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How Does Rising Rural Population Density Affect Smallholder Agriculture? Milu Muyanga

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Policy Seminar “Boserup and Beyond Mounting Land Pressures & Development Strategies in Africa” at IFPRI on 4 September 2014. Presentation by Milu Muyanga, Assistant Professor, International Development Agricultural, Food, and Resource Economics, Michigan State University.

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How Does Rising Rural Population Density Affect Smallholder Agriculture? Milu Muyanga

  1. 1. HOW DOES RISING RURAL POPULATION DENSITY AFFECT SMALLHOLDER AGRICULTURE? EVIDENCE FROM ETHIOPIA, KENYA & MALAWI Milu Muyanga, J. Ricker-Gilbert , D. Headey, A. L. Josephson, T.S. Jayne Presentation at the Food Seminar at IFPRI, September 4, 2014, IFPRI Headquarters , Washington DC, USA 10 Photo: Christiaensen and Demery (2007)
  2. 2. Motivation • Population densities in many sub-Saharan Africa are much higher than they were two decades ago • The rising rural population densities are profoundly affecting farming systems • Diminishing land sizes and limited scope of accessing land • Limited off-farm opportunities • Are increasing population densities inducing innovations aimed at intensifying the use of land? • Consistent with the induced innovation theories of Boserup (1965) and Ruttan and Hayami (1971) 9
  3. 3. Total rural population projections Source: UN Pop Council, 2013 8
  4. 4. Increasing land conflicts-Newspaper Headlines Local analysts point to historical land injustices as the main cause of the 2007 post-election violence and the 2014 killings in the coastal region of Kenya 7
  5. 5. Effects of population density on smallholder-intensification– analytical framework 6
  6. 6. Data sources • Ethiopia: 6 waves of household-level data from the Ethiopian Rural Household Surveys covering 1293 households • Kenya: 5 waves of panel survey data on 1,146 farm households • Malawi: 3 waves of rural farm households; only 1375 households were re-interviewed in the last wave • Geographic Information Systems: Population and land estimates data came from two GIS databases: • Global Rural–Urban Mapping Project (GRUMP) • GlobCover 2009 5
  7. 7. RESULTS: ETHIOPIA 4 Household landholding /adult equivalent by population density Kilogram of fertilizer used/ha, by population density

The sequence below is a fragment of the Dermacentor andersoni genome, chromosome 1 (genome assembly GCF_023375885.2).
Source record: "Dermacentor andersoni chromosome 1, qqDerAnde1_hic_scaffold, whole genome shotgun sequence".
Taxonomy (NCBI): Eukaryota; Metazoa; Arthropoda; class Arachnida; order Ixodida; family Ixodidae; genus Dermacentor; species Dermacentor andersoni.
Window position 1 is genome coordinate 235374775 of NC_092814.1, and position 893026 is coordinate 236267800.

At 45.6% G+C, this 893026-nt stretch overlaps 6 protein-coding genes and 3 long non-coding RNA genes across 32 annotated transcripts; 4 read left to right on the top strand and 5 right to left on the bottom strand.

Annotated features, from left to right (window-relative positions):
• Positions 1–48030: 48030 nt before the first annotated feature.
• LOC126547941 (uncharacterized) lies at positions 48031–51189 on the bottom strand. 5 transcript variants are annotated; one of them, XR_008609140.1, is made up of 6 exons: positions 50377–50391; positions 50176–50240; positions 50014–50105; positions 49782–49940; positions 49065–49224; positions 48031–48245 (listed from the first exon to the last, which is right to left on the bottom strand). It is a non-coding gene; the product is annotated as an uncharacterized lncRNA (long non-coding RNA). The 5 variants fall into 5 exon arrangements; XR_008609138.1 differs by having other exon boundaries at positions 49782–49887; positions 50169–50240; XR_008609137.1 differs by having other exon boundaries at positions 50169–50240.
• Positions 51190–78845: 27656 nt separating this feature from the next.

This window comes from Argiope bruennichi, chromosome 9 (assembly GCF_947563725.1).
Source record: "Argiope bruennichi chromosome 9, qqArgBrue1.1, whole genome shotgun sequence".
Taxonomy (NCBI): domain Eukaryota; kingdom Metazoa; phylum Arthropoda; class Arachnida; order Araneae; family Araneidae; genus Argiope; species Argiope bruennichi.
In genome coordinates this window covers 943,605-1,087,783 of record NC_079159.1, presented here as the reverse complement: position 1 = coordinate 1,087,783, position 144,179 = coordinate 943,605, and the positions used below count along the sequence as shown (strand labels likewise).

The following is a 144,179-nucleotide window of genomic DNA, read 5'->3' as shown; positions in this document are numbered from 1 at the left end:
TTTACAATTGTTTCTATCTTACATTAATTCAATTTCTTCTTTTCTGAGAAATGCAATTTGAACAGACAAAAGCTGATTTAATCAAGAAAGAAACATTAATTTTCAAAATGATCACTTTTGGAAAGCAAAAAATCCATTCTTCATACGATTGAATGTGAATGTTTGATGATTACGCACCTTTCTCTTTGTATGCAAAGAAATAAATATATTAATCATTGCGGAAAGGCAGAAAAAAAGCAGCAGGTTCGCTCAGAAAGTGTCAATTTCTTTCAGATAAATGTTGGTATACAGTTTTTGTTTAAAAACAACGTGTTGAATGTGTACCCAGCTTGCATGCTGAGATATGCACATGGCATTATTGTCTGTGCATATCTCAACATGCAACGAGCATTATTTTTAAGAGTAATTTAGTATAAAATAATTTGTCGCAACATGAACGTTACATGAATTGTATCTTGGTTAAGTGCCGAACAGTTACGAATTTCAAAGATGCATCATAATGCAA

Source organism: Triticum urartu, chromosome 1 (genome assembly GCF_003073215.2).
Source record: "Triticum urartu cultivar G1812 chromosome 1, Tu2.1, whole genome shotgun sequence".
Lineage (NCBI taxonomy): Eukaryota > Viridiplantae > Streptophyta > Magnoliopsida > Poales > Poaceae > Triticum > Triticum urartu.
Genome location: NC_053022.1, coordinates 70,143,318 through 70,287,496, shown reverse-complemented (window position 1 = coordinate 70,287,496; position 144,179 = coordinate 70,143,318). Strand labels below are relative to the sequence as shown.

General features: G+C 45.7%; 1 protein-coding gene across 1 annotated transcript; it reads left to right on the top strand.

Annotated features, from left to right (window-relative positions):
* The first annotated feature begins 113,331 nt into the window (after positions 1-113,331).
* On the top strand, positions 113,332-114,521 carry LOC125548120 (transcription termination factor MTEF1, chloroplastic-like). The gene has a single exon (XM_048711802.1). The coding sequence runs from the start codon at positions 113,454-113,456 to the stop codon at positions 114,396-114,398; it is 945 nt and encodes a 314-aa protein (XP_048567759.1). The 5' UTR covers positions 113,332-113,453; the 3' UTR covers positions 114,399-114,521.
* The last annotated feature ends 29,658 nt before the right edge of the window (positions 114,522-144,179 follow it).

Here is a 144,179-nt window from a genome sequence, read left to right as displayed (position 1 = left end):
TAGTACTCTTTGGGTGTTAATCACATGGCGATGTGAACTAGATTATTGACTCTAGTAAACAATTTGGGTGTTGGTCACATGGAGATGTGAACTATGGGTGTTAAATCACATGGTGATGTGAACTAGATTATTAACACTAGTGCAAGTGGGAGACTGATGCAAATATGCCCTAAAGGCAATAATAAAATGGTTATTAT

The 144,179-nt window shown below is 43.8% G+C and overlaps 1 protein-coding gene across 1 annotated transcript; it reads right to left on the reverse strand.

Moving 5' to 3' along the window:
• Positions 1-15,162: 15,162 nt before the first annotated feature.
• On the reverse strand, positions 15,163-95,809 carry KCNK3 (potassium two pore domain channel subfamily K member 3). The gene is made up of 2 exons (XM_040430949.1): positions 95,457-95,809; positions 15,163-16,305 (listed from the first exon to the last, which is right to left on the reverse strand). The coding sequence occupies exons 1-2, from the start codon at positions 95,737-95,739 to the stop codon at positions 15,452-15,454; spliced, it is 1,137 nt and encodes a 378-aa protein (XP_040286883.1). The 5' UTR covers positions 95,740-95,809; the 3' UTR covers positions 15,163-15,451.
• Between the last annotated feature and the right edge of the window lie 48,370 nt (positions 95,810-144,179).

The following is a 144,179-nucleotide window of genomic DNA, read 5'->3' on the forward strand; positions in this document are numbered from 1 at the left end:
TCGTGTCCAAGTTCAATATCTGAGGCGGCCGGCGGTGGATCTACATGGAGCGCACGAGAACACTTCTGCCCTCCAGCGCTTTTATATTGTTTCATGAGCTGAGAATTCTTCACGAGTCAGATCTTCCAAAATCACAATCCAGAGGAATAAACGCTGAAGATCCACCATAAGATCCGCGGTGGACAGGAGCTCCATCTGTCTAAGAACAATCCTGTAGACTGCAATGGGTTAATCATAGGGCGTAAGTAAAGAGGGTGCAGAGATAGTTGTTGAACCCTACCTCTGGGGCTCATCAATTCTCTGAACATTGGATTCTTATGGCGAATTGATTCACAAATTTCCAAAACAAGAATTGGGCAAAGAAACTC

8. 8. RESULTS: KENYA 3 Figure 1: Fertilizer quantities applied per hectare cultivated 100 150 200 250 50 actual simulated 25% 50% 75% 95% 0 250 500 750 1000 persons/sq km Figure 2: Total value of cash expenditures per ha cultivated 10 12 14 16 18 8 '000KSh/ha actual simulated 25% 50% 75% 95% 0 250 500 750 1000 persons/sq km Figure 4: Net crop income per hectare cultivated 20 40 60 80 actual simulated 25% 50% 75% 95% 0 250 500 750 1000 persons/sq km Figure 5: Net crop income per family labor (resident adults) 15 20 25 30 35 '000KSh actual simulated 25% 50% 75% 95% 0 250 500 750 1000 persons/sq km
  9. 9. RESULTS: MALAWI 2 Fertilizer kg/ha, by pop. den. Gross value of crop output/ha, by pop. den. Farm Income per Adult Equivalent, by pop. den. Value of assets/adult equivalent, by pop. den. 25th percentile 50th percentile 75th percentile 99th percentile 0 1000 2000 3000 4000 0 200 400 600 population / square km of land
  10. 10. Summary of findings • Rural population density is projected to increase by 48% in sub- Saharan Africa in the next 35 years • Population density is endogenous- what are the drivers of population density in sub-Saharan Africa? • Rising population densities are influencing household behavior and farming systems in sub-Saharan Africa • Intensification is not possible beyond some population density thresholds • 13% of the rural population in Kenya live in areas beyond the thresholds • Our results do not explain the reasons for the decline in agricultural intensification • Signs of unsustainable agricultural intensification– reduced fallows; soil mining, etc. 1
  11. 11. Acknowledgements 0

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